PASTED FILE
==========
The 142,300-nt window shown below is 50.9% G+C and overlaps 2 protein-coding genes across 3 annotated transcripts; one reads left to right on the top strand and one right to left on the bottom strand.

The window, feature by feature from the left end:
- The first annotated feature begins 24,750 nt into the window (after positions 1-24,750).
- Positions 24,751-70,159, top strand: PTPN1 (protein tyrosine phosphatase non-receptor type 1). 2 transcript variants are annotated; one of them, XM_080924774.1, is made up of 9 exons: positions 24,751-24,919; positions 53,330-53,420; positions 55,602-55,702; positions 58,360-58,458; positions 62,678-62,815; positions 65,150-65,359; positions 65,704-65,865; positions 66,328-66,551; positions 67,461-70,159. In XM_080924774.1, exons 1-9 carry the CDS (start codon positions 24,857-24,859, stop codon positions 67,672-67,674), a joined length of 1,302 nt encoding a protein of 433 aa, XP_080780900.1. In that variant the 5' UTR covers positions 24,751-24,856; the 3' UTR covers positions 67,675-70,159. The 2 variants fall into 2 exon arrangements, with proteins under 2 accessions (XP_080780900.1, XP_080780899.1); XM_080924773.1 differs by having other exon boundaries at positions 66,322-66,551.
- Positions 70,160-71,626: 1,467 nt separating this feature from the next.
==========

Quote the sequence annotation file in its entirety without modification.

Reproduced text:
The 142,300-nt window shown below is 50.9% G+C and overlaps 2 protein-coding genes across 3 annotated transcripts; one reads left to right on the top strand and one right to left on the bottom strand.

The window, feature by feature from the left end:
- The first annotated feature begins 24,750 nt into the window (after positions 1-24,750).
- Positions 24,751-70,159, top strand: PTPN1 (protein tyrosine phosphatase non-receptor type 1). 2 transcript variants are annotated; one of them, XM_080924774.1, is made up of 9 exons: positions 24,751-24,919; positions 53,330-53,420; positions 55,602-55,702; positions 58,360-58,458; positions 62,678-62,815; positions 65,150-65,359; positions 65,704-65,865; positions 66,328-66,551; positions 67,461-70,159. In XM_080924774.1, exons 1-9 carry the CDS (start codon positions 24,857-24,859, stop codon positions 67,672-67,674), a joined length of 1,302 nt encoding a protein of 433 aa, XP_080780900.1. In that variant the 5' UTR covers positions 24,751-24,856; the 3' UTR covers positions 67,675-70,159. The 2 variants fall into 2 exon arrangements, with proteins under 2 accessions (XP_080780900.1, XP_080780899.1); XM_080924773.1 differs by having other exon boundaries at positions 66,322-66,551.
- Positions 70,160-71,626: 1,467 nt separating this feature from the next.